Saura shoots this ending in so much more detail than the dream, which was mostly in a wide.

It further complicates the film. Fernando essentially has a correct vision. Did he then, in fact, achieve some kind of nirvana in that cave? Was it not imagined when he levitated? But what does that say, given his overwhelming complicity in the final violence? It seems to me to be a stab towards hypocrisy of piety, and the impossibility of men to control their inner urges. In this way the film is very indebted to, you guess it, Buñuel. I thought of Simon of the Desert a lot.

Can we also talk about Geraldine Chaplin’s astonishing career? It’s not only her many collaborations with Saura, but also her work with the likes of Rivette, Altman, Radford and others. I’ll try to take a look at some of those other films in future posts.

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Blindfolded Eyes (Saura, 1978) and Sweetie (Campion, 1989)

Carlos Saura’s Cria Cuervos is one of my favorite films. I’ve been looking for Blindfolded Eyes and Elisa, My Life for awhile. Blindfolded Eyes (Los Ojos Vendados) is one in his run of films with the underrated Geraldine Chaplin. Here she plays Emilia, an aspiring actress who leaves her abusive husband for Luis (José Luis Gómez), a theater directing mounting a controversial production based on live testimony of atrocities. There are very slight SPOILERS below.

Much of the power of Saura’s film comes from Chaplin’s delicate performance which oscillates between flirtatious but contained housewife and confident actress and lover. A scene where the two dance and strip together is playful and powerful – a transition happens before our eyes.

The film is very much about memory, and so, in the best scene of the film, where Luis gets a cavity filled by Emilia’s husband Manuel (Xabier Elorriaga)-

-we suddenly flash to a version of the events that Luis’ play is based on. These are fictional, as Emilia is the victim:

The sequence is made powerful not from the imagery and the way it ties the play to the testimony, but also through the sound of the dental drill that screams throughout. It’s a shrill, difficult sound (which will come back later) and it adds a terror to the would-be-flashbacks.

The title of the film comes not only from the traumatic past, but from the new, falsely pristine present. When we first meet Emilia she removes her glasses (glasses and lights are a motif in the film) and reveals her new features to Luis, now wrinkle-free. Therefore Blindfolded eyes is about the relationship between the times, and about art imitating life imitating art.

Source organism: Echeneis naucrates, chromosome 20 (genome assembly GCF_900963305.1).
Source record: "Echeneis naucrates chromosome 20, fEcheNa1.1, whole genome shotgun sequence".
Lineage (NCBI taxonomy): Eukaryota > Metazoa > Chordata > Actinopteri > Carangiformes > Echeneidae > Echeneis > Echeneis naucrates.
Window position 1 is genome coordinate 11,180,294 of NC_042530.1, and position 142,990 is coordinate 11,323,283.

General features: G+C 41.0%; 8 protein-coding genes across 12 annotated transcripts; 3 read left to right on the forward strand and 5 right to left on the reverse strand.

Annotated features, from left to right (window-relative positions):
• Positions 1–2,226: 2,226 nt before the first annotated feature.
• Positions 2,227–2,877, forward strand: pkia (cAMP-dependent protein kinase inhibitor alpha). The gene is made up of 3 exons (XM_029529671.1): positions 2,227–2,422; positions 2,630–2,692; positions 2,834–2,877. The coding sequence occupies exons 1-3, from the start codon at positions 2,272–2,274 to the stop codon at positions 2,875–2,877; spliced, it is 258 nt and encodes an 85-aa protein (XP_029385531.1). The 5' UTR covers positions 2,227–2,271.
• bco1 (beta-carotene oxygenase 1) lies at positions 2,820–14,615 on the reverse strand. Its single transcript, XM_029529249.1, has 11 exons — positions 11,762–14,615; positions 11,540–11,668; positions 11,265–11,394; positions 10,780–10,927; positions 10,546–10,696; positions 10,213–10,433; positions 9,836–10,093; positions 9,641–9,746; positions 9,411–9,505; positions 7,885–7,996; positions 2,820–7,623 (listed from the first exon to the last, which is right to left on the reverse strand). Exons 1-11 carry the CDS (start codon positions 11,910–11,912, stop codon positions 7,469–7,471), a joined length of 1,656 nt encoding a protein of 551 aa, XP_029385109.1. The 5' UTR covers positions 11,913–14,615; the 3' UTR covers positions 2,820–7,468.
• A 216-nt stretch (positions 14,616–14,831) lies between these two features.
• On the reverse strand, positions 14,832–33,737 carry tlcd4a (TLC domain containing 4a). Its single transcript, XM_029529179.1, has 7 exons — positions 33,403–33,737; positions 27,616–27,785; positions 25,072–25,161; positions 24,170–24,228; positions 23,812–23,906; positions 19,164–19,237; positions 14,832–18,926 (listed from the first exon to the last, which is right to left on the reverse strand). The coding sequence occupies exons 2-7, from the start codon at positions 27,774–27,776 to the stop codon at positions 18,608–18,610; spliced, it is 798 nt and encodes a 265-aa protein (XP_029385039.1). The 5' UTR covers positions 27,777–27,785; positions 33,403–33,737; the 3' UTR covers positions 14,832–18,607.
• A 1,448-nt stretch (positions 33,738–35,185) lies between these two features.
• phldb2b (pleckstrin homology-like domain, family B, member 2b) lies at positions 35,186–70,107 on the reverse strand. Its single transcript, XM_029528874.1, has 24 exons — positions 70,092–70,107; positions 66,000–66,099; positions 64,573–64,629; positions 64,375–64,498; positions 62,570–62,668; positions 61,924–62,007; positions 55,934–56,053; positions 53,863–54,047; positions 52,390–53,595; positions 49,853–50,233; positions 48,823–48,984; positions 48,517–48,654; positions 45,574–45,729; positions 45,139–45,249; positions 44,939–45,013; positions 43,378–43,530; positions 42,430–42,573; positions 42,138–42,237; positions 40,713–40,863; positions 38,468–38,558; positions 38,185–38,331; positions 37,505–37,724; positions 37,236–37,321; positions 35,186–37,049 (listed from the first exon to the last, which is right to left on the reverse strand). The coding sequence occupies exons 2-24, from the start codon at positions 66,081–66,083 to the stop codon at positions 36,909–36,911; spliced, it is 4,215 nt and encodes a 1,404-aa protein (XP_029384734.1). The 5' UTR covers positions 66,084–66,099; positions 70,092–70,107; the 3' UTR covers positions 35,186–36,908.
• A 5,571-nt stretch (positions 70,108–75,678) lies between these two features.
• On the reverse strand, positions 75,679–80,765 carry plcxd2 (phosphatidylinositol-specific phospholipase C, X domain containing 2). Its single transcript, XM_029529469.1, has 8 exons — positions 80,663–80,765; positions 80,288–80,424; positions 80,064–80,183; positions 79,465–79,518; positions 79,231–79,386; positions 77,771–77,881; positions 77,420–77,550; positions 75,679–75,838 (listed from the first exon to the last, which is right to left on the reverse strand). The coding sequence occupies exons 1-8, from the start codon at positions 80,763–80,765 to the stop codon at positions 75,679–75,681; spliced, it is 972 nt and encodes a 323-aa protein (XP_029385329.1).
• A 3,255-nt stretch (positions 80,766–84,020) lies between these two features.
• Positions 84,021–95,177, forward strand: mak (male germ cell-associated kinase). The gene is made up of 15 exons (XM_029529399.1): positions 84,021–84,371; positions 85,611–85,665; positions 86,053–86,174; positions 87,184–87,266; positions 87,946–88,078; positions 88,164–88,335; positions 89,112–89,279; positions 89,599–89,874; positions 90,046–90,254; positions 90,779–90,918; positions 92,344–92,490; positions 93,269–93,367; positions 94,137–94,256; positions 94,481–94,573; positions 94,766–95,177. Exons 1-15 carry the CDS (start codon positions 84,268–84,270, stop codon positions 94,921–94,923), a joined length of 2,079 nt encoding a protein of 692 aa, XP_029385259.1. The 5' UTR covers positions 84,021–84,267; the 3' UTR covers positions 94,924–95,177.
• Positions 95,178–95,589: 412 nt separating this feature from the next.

The amazing poster makes clear one of these motifs:


Sometimes Saura’s timeline can be tricky. Like in a sequence where Luis looks to his clean sink, and then looks back and sees it full of a murky liquid. It’s not until later, when he showers at his aunt’s place in another near-flashback that we understand that dark material to be coal, a reference to his childhood:

The ending of Blindfolded Eyes is unforgettable and visceral. It feels Brechtian because of the build-up and the use of two audiences throughout the film (three if you count us), and also in some of its beautiful staginess:

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But, like Cria Cuervos this feels like another film investigating the not-so-distant Franco world and how life has changed (or not).


I can’t believe I haven’t seen Sweetie before, not only because of how great it is, but also because I feel like I’ve nearly started it many times. Jane Campion’s debut is fantastic. It’s funny, daring, boldly colorful, and really original.

Karen Colston is Kay, a superstitious woman whose phobias severely impact her love life with Louis (Tom Lycos). Their world is further turned upside-down by the arrival of Kay’s unpredictable sister, Sweetie (Geneviève Lemon) and their father, Gordon (Jon Darling).

Campion’s technique is so advanced already in her first feature. I love this transition where Kay looks at a small tree that Louis has decided in their concrete driveway. Campion cuts in and pushes ominously towards it in close-up (a great camera movement, I think, which gives the plant a significance beyond lonely comedy). The next cut is a beautifully framed overhead, which then cuts to a sort of graphic match to the tree (it’s easier to see looking top to bottom):

I like when graphic matches are images apart and not immediately contiguous. Here it’s like that hole in the driveway is looming overhead and bearing down on Kay. It influences her next actions.

Campion likes slightly off-kilter shot-reverses, like these:

The first is between Gordon and Sweetie’s hilariously drugged out boyfriend Bob (Michael Lake), while the latter is between Kay and a meditation expert. The former is more traditional, but still with a lot of negative space for a relatively tight eyeline. The second is totally atypical, with the meditation expert pushed low in the frame in a slight high angle (and that plant in the corner!), and with Kay pushed up against the frame and without any lead room. It’s much more uncomfortable.

But so many frames in Sweetie are just pretty.Whether they be a bit voyeuristic-